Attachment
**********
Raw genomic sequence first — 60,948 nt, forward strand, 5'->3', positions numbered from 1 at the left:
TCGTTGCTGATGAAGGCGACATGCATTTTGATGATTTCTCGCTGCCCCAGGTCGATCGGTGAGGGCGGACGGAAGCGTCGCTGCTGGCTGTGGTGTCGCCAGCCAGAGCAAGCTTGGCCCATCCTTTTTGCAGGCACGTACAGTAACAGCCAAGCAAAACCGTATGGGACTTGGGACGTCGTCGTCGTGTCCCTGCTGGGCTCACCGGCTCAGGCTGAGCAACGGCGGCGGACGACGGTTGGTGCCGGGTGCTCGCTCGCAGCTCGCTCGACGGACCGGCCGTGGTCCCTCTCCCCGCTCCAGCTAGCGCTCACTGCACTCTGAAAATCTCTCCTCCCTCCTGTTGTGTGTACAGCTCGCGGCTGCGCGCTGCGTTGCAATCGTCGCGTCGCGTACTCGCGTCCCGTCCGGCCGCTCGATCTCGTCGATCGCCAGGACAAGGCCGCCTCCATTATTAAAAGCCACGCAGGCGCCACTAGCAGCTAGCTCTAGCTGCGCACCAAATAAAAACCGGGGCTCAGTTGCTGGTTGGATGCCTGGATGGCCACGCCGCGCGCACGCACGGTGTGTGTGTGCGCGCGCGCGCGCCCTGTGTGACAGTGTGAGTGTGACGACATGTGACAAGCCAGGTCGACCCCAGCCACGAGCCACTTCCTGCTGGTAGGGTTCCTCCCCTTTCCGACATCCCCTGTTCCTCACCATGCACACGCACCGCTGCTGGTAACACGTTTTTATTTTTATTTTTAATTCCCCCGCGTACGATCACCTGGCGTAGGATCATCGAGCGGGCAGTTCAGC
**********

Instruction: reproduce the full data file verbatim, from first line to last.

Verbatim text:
Raw genomic sequence first — 60,948 nt, forward strand, 5'->3', positions numbered from 1 at the left:
TCGTTGCTGATGAAGGCGACATGCATTTTGATGATTTCTCGCTGCCCCAGGTCGATCGGTGAGGGCGGACGGAAGCGTCGCTGCTGGCTGTGGTGTCGCCAGCCAGAGCAAGCTTGGCCCATCCTTTTTGCAGGCACGTACAGTAACAGCCAAGCAAAACCGTATGGGACTTGGGACGTCGTCGTCGTGTCCCTGCTGGGCTCACCGGCTCAGGCTGAGCAACGGCGGCGGACGACGGTTGGTGCCGGGTGCTCGCTCGCAGCTCGCTCGACGGACCGGCCGTGGTCCCTCTCCCCGCTCCAGCTAGCGCTCACTGCACTCTGAAAATCTCTCCTCCCTCCTGTTGTGTGTACAGCTCGCGGCTGCGCGCTGCGTTGCAATCGTCGCGTCGCGTACTCGCGTCCCGTCCGGCCGCTCGATCTCGTCGATCGCCAGGACAAGGCCGCCTCCATTATTAAAAGCCACGCAGGCGCCACTAGCAGCTAGCTCTAGCTGCGCACCAAATAAAAACCGGGGCTCAGTTGCTGGTTGGATGCCTGGATGGCCACGCCGCGCGCACGCACGGTGTGTGTGTGCGCGCGCGCGCGCCCTGTGTGACAGTGTGAGTGTGACGACATGTGACAAGCCAGGTCGACCCCAGCCACGAGCCACTTCCTGCTGGTAGGGTTCCTCCCCTTTCCGACATCCCCTGTTCCTCACCATGCACACGCACCGCTGCTGGTAACACGTTTTTATTTTTATTTTTAATTCCCCCGCGTACGATCACCTGGCGTAGGATCATCGAGCGGGCAGTTCAGC